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Bodhisattva

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I predict the following response imminently: "Unborn are not persons so they have no rights" Might have a modifier stating how the Supreme Court determined viability to be blah blah blah.

I think you are spot on, though.

Fetus's are not people and do not have rights... blah blah blah... you are absolutely correct.
 

Bodhisattva

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Sorry OP, I told you this would be the case. There is a complete lack of understanding about rights when discussed in regards to abortion. The above response is predicated on what has been decided, and ignores the fact that there are absolutely NO rights which are based on anything other than consensus. There is no basis for any human to have rights, other than that other humans voluntarily extend rights to them, i.e. subjective and arbitrary. At one time blacks and women had 'no basis' for having rights. Then we decided otherwise.

That is exactly right and so what? Children do not have the same rights as adults. Illegal immigrants do not have the same rights as citizens. Fetus's have no rights at all. If you have a problem with the last you must have a problem with the first two, by logical extension.
 

Lursa

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I hate posting in this forum because there is so much vitriol on this subject. But I wanted to break down the topic to the core issue. The rights of the pregnant as compared to the rights of the conceived.

We have a commonly accepted principle in our society that can be summed up colloquially as; your rights end where my rights begin. That principle is well and good when our rights don't intermingle, but when the rights of multiple individuals cross paths and cannot be separated without detriment, it is difficult or impossible to determine who's rights take precedence. In the case of abortion, we have two sets of rights, a woman's right to privacy and an unborn human's right to live. Both are valid. A woman absolutely has the right to keep her medical information between her and her providers (doctors, insurance, etc). However, natural law dictates that all people have certain unalienable rights like life, liberty, and property.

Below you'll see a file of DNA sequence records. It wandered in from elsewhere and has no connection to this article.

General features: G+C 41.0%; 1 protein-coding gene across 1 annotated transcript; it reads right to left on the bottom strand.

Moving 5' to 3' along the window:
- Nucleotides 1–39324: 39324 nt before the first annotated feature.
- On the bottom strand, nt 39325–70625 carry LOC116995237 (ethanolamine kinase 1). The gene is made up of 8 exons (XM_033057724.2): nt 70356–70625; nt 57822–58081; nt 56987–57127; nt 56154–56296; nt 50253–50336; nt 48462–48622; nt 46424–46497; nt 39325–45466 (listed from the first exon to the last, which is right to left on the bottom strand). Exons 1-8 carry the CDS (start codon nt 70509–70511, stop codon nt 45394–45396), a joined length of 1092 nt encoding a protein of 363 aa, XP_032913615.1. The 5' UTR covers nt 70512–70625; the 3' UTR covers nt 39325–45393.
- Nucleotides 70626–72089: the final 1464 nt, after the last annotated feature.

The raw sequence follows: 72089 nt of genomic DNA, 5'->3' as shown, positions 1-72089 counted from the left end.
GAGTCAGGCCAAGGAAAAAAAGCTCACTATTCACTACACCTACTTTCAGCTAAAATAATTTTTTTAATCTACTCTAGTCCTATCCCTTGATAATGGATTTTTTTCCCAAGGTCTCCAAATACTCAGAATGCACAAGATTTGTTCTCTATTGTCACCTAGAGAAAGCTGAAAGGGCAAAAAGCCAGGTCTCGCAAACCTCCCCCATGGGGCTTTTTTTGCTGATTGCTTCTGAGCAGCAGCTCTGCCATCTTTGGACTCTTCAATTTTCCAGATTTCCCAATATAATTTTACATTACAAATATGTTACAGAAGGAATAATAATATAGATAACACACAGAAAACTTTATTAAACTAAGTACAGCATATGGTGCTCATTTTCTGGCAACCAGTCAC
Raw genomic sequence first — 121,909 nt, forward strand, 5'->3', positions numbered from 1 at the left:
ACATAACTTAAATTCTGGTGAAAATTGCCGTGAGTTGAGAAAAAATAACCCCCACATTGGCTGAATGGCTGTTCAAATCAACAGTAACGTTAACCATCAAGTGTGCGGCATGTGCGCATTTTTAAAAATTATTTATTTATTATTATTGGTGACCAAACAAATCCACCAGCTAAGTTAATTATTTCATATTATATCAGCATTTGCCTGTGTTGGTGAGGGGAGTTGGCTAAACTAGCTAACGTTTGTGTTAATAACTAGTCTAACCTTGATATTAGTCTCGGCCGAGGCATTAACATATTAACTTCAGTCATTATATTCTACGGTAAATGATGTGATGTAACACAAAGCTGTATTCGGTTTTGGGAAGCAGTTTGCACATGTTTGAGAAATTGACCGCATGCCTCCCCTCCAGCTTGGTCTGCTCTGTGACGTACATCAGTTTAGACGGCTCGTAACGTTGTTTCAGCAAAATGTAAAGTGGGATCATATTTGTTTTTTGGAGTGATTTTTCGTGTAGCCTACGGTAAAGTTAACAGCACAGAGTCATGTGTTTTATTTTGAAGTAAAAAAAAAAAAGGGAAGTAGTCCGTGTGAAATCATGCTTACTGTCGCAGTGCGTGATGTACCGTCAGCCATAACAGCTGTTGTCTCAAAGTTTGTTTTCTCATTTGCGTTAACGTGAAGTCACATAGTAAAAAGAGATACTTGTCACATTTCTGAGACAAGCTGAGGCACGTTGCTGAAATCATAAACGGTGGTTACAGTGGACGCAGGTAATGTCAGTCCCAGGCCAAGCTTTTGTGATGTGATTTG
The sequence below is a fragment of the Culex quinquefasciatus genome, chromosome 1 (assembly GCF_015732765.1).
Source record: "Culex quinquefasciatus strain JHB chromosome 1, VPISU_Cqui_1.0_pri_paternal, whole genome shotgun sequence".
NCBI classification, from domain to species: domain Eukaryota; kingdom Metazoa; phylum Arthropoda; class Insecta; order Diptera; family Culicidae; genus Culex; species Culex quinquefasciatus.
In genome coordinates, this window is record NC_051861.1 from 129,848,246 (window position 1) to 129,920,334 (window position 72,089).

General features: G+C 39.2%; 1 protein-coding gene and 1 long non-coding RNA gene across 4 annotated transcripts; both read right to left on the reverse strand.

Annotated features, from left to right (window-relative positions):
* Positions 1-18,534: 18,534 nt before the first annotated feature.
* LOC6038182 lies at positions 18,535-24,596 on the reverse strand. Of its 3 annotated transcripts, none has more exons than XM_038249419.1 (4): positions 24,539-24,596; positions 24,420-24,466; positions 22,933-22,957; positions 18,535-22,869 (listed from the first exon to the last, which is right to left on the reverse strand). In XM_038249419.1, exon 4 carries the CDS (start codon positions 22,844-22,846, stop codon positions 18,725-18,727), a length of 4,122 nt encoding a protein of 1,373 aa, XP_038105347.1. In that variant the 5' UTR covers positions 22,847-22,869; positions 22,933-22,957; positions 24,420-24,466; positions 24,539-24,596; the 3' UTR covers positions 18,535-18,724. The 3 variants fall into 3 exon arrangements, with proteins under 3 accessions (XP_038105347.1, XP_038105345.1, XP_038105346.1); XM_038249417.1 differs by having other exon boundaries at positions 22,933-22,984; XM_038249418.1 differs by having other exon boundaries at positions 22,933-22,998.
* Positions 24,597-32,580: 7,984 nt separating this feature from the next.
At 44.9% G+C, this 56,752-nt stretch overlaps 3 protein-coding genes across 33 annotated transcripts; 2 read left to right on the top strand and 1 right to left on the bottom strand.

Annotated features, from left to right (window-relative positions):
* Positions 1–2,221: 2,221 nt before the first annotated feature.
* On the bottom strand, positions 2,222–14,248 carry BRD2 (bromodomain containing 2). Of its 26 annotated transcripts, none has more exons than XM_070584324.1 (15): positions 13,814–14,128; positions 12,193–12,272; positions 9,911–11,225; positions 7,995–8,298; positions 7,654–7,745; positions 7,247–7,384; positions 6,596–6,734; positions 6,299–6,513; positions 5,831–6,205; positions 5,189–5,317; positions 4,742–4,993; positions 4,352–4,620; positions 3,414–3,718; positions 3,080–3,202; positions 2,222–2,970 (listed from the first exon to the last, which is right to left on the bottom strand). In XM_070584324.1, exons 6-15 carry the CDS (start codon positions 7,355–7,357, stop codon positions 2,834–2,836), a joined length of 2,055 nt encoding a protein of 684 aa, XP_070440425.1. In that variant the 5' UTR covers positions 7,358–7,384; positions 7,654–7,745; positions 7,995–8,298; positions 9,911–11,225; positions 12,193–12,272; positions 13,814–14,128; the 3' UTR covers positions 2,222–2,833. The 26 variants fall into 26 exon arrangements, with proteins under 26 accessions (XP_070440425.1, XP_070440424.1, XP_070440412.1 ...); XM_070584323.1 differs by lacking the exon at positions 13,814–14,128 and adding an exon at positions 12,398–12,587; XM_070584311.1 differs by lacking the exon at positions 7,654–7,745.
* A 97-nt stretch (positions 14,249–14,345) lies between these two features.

In my opinion, rights should be handled by a hierarchy of rights, then by causation, then by detriment.

The hierarchy would be as follows (from the UN declaration of rights with some modifications.



If an individual causes another individual's rights to become integrated with their own, the rights of the other individual shall take precedence.

If neither the parties involved are equal in the hierarchy of rights and neither caused their rights to become entangled, then the rights of the person that are affected to greatest degree of detriment should take precedence.

Obviously, this isn't a perfect plan. This is the first iteration of my thoughts on this. Discuss.

Is that 'heirarchy' to be forced on others against their will? Because our govt does not, at least not when it comes to those inalienable rights set forth in our DOI. It's 'Life, liberty, AND the pursuit of happiness.'

And in America, people CHOOSE to give up all three of those, yes, including life, all the time for their country, their family, their religion, their principles, etc.

So it's a nice list, but who says it is one that all agree on? Obviously, not all do, depending on their circumstances. And again, our govt does not demand justification of their priorities from individuals on this...so why should others?
 

Lursa

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I hate posting in this forum because there is so much vitriol on this subject. But I wanted to break down the topic to the core issue. The rights of the pregnant as compared to the rights of the conceived.

We have a commonly accepted principle in our society that can be summed up colloquially as; your rights end where my rights begin. That principle is well and good when our rights don't intermingle, but when the rights of multiple individuals cross paths and cannot be separated without detriment, it is difficult or impossible to determine who's rights take precedence. In the case of abortion, we have two sets of rights, a woman's right to privacy and an unborn human's right to live. Both are valid. A woman absolutely has the right to keep her medical information between her and her providers (doctors, insurance, etc). However, natural law dictates that all people have certain unalienable rights like life, liberty, and property.

In my opinion, rights should be handled by a hierarchy of rights, then by causation, then by detriment.

The hierarchy would be as follows (from the UN declaration of rights with some modifications.